"Discrimination bill snubs gays to save Muslim vote" runs the headline in the Sunday Times (London), reminding one of Pim Fortuyn's worries and foreshadowing what should be a major divide in British and other Western countries, as homosexuals realize that they will suffer from the Islamist agenda. Here are some details:
Gay rights campaigners have been snubbed by the government for fear of upsetting Muslim voters who are regarded as more important to Labour's election campaign.
This week a new bill giving Muslims protection against religious discrimination will be published, but there will be no equivalent right for gays, as had been planned by ministers. Downing Street fears that Muslims, whose votes could be the key to saving the seats of many Labour MPs, might feel offended if they were "lumped together" with homosexuals. The change comes despite the fact that there are thought to be around 3m gay voters, compared with 1.3m Muslims of voting age in Britain.
Under the bill, it will become illegal for the provider of any goods or services — such as a hotel, shop, pub or restaurant — to refuse to serve someone on the grounds of their religion. It is already illegal to do so on the basis of race or gender. …
In favouring Muslim voters at the risk of upsetting gays, Labour is following in the footsteps of Ken Livingstone, the mayor of London. Livingstone has assiduously courted the Muslim vote, even at the expense of goodwill among the gay community. He invited the Muslim cleric Yusuf al-Qaradawi to London despite the sheikh's views. Al-Qaradawi condemns homosexuality, advocates wife-beating and describes suicide bombers as "martyrs".
This decision, the article concludes, was taken by the prime minister's office.
Comments: (1) This dramatic shift could signal a long term reversal in homosexual rights, making the last thirty years look anomalous in retrospect. (2) Coming right after the Labour Party having snubbed Jews (on which, see Rod Liddle's "Why Labour does not need the Jews"), one sees an emerging pattern of preferring Muslim votes over their rivals. (3) The groundwork for this decision was laid a month earlier, in an astonishing article written by Mike O‘Brien, minister for energy and Labour MP for North Warwickshire, "Labour and British Muslims: Can we dream the same dream?" In retrospect, this text may well be viewed as the U.K.'s great declaration of dhimmitude.(February 27, 2005)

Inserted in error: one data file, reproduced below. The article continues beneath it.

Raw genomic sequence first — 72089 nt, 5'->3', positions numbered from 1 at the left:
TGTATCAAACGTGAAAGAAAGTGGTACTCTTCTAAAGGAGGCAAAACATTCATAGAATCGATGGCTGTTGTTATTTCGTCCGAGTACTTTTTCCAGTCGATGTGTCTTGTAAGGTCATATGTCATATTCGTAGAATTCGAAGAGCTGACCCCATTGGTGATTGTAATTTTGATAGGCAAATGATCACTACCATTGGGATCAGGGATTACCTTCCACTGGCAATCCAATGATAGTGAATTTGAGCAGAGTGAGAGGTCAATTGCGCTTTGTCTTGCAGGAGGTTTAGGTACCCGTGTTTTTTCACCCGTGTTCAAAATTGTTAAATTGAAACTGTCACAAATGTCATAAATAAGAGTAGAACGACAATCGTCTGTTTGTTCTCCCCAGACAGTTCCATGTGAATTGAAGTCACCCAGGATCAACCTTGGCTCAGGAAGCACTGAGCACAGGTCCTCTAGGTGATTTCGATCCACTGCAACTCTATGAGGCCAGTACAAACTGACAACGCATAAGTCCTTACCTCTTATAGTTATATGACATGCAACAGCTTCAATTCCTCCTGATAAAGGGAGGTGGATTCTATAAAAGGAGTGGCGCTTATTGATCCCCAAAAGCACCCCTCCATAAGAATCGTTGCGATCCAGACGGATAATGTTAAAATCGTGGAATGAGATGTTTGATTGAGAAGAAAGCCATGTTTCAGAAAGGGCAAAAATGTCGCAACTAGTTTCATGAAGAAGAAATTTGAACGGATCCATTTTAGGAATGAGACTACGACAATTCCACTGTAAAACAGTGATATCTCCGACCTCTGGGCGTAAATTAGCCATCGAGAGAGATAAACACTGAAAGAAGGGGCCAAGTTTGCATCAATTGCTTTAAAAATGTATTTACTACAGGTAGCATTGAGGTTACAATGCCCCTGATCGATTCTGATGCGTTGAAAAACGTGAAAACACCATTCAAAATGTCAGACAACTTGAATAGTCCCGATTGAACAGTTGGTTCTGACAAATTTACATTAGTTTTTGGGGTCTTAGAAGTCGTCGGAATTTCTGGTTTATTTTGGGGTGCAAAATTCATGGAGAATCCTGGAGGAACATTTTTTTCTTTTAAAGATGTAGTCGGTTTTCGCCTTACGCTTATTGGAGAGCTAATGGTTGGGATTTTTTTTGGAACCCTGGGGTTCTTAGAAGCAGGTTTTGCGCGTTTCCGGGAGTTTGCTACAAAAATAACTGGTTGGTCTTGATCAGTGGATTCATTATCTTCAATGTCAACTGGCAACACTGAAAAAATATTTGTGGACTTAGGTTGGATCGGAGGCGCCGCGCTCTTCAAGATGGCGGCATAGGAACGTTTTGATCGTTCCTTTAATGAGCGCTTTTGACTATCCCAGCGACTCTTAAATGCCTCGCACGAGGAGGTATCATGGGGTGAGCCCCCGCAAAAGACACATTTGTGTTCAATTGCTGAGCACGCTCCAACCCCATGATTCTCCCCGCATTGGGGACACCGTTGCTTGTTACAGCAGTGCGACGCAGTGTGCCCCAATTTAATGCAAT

Jan. 2, 2006 update: An anti-religious homosexual organization, the Gay and Lesbian Humanist Association, has viciously attacked Islam and Muslims in what appears to be the next round of tensions. The secretary of Galha, George Broadhead, called Islam a "barmy doctrine" and said the faith is growing "like a canker" in the United Kingdom.
Jan. 4, 2006 update: And now the counterblast, though relatively a mild one, from Iqbal Sacranie, head of the Muslim Council of Britain. He called homosexuality "not acceptable":
It is something which is not acceptable in Islam in the same way it's not acceptable under Christianity, Judaism, in other divine religions. Each of our faiths tell us that it is harmful and I think, if you look into the scientific evidence that has been available in terms of the various forms of other illnesses and diseases that are there, surely it points out that where homosexuality is practised there is a greater concern in that area.
Sacranie also condemned new gay civil partnership as "harmful" because it shakes the "very foundations of society." The use of such partnerships "does not augur well in building the very foundations of society—stability, family relationships. And it is something we would certainly not in any form encourage the community to be involved in."
Jan. 11, 2006 update: Sacranie is being investigated by police for saying that homosexuality is "harmful" following a complaint. The Metropolitcan Police said it is examining to see if his remarks constitute an offence under the Public Order Act 1986. Section 5 makes it an offense for a person to use "threatening, abusive or insulting words" within the hearing of "a person likely to be caused harassment, alarm or distress." The maximum penalty is a fine of £1,000. And here's an unexpected twist: The investigation may have been triggered by a letter from Neil Addison published in the Daily Telegraph on January 6 in which he noted that Christians who criticize homosexuality were contacted by the police. If the police did not do the same with Sacranie, "the Churches will be entitled to ask why the police are taking action against Christians expressing their views on homosexuality, while ignoring similar views being expressed by Muslims."
Jan. 23, 2006 update: No charges will be filled against Sacranie, said a Metropolitan Police spokesman.